Canada’s national fight over the carbon tax won’t get sorted out at the Supreme Court of Canada until the fall.
The Supreme Court says appeals from both Saskatchewan and Ontario over cases that upheld Ottawa’s right to impose a carbon price on provinces will be heard in September.
The cases were to go forward last month but were postponed along with all others scheduled for March, April and May when the court shut down due to the COVID-19 pandemic.
Four hearings, including three involving criminal trials, will be heard by videoconference in June.
The court has agreed to hear the two carbon tax cases and two unrelated matters in September.
All other cases will be rescheduled for the court’s fall sitting, which is set to begin Oct. 5.
Chief Justice Richard Wagner thanked everyone for being flexible.
“Your creativity and resourcefulness have helped ensure that we continue to deliver the justice our duty to parties and all Canadians requires,” he said in a statement.
The carbon tax battle has been raging in Canada for several years. On one side is the federal Liberal government, which implemented the national price on pollution last year. On the other, provincial conservative governments who argue Ottawa is overstepping its bounds.
Ottawa argues taxing fuels that produce greenhouse gases when burned creates an incentive to improve energy efficiency and reduce fuel use, thereby cutting overall emissions.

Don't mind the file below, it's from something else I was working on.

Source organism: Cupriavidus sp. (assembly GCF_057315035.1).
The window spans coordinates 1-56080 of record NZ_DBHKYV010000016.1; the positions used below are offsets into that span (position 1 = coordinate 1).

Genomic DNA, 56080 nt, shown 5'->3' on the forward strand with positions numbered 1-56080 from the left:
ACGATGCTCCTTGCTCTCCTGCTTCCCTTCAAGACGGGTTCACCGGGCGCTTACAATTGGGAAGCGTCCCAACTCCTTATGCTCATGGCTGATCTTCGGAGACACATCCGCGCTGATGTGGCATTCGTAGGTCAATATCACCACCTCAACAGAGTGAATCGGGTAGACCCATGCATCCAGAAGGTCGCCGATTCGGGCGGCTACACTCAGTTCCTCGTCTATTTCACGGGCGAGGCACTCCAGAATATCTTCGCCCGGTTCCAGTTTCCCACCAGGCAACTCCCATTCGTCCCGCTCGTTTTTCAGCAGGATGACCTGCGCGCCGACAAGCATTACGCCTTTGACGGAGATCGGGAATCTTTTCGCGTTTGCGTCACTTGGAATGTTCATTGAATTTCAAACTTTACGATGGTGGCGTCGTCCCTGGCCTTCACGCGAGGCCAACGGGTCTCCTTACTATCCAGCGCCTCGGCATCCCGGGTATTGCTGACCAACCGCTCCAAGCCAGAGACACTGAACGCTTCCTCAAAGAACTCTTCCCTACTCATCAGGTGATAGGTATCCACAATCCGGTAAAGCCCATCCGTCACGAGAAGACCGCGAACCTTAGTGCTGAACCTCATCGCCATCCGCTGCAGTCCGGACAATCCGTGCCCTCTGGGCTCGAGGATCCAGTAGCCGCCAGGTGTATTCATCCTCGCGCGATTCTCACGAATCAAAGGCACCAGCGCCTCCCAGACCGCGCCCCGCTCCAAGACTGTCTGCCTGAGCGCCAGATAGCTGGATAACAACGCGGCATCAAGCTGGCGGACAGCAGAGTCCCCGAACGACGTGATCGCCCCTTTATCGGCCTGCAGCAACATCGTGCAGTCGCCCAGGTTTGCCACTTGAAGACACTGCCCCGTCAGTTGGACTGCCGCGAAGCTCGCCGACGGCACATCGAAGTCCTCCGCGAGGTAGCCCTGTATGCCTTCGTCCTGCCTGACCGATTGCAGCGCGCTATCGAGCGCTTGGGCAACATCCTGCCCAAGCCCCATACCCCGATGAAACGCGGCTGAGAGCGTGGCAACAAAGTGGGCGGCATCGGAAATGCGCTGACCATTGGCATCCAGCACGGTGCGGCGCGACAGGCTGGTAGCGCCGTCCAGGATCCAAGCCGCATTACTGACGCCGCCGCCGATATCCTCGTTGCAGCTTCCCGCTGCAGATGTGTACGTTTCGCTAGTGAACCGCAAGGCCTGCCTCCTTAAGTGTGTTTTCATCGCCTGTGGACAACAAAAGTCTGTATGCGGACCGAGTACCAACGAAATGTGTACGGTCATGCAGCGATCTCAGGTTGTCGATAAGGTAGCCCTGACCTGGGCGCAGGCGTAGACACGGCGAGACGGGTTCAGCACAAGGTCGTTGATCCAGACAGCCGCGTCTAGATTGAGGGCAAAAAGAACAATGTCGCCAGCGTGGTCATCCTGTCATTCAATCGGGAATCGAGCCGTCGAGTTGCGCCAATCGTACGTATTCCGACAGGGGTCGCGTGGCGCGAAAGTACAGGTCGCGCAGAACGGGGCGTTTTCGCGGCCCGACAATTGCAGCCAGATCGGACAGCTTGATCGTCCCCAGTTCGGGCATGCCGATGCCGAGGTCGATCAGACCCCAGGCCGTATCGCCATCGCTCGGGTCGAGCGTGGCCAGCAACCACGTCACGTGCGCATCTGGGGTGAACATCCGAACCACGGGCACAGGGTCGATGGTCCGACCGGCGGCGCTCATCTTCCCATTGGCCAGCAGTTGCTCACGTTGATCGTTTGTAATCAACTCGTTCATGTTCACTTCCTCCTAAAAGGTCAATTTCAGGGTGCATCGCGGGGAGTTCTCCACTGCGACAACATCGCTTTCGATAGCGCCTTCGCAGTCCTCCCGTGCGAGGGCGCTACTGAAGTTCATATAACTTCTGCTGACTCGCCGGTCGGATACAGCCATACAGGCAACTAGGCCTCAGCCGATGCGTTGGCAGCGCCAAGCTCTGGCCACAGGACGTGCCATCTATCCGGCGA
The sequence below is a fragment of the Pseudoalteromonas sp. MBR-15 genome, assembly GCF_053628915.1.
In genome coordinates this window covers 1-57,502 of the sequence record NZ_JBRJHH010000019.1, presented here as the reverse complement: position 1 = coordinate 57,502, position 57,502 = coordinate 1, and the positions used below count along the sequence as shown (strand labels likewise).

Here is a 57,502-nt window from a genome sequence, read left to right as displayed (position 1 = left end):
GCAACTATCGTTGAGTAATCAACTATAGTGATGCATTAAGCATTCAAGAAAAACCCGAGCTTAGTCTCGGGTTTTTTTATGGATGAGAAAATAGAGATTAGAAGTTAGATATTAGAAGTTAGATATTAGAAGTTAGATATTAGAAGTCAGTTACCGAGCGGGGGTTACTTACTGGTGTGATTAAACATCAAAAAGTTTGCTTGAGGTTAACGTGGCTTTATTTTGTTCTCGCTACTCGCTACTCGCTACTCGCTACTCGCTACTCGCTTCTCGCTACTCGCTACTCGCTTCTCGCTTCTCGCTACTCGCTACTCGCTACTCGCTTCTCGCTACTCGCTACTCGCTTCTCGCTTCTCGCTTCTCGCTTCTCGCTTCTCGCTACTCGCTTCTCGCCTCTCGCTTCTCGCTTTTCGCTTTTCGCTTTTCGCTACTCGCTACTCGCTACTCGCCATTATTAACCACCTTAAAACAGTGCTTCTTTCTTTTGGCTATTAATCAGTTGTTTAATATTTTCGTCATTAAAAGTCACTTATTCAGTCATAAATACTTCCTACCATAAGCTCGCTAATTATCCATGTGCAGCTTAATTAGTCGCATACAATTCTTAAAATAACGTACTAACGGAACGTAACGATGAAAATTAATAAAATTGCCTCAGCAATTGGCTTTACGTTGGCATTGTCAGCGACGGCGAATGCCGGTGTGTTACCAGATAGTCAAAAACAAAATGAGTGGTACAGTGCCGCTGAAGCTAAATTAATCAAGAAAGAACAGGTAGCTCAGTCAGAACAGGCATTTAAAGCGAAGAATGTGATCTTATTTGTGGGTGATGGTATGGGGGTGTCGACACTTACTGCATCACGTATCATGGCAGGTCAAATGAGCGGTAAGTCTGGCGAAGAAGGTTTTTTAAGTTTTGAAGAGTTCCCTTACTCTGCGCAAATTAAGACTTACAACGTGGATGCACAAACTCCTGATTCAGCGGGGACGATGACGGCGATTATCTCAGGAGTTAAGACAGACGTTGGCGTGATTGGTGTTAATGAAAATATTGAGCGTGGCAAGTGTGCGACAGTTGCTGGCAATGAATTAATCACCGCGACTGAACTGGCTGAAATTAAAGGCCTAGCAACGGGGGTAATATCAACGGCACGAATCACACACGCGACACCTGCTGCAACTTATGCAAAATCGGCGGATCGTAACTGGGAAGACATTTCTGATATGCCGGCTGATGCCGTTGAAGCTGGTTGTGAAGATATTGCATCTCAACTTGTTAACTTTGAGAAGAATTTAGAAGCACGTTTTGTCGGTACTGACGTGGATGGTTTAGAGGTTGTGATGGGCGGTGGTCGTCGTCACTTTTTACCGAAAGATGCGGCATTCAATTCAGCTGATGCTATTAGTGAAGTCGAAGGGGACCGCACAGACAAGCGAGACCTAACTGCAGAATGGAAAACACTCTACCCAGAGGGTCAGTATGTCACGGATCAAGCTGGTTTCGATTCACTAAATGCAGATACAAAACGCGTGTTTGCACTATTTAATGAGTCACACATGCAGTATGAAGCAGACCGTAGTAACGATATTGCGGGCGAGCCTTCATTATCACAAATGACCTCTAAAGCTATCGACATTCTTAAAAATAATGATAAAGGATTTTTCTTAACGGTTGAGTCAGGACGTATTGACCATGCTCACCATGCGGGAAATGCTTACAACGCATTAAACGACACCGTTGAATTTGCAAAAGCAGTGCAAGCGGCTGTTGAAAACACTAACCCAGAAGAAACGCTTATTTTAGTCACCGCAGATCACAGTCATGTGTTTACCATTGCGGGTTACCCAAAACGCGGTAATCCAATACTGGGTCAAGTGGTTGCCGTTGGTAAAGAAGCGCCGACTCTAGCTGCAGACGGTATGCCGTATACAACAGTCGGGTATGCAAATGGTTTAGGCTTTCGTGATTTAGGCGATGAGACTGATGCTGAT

It is a critical part of the Liberal government’s plan to cut Canada’s emissions to 70 per cent of what they were in 2005 over the next 10 years. To offset the financial impact to consumers, Ottawa issues carbon rebates on tax returns that for most Canadians exceed how much more they pay because of the carbon tax.
Several provinces say carbon taxes don’t cut emissions, they just raise prices for consumers. The federal carbon tax applies only to provinces that do not have an equivalent price on pollution of their own.
Saskatchewan and Ontario both challenged the tax in court, and in both cases courts ruled Ottawa was within its rights to enact the policy. Both provinces appealed to the Supreme Court of Canada.
Alberta won a court challenge in that province this past winter, but last month appealed that decision to the Supreme Court hoping to have the case heard at the same time as the other two provinces. The court has not yet determined if that will happen.
The Canadian Press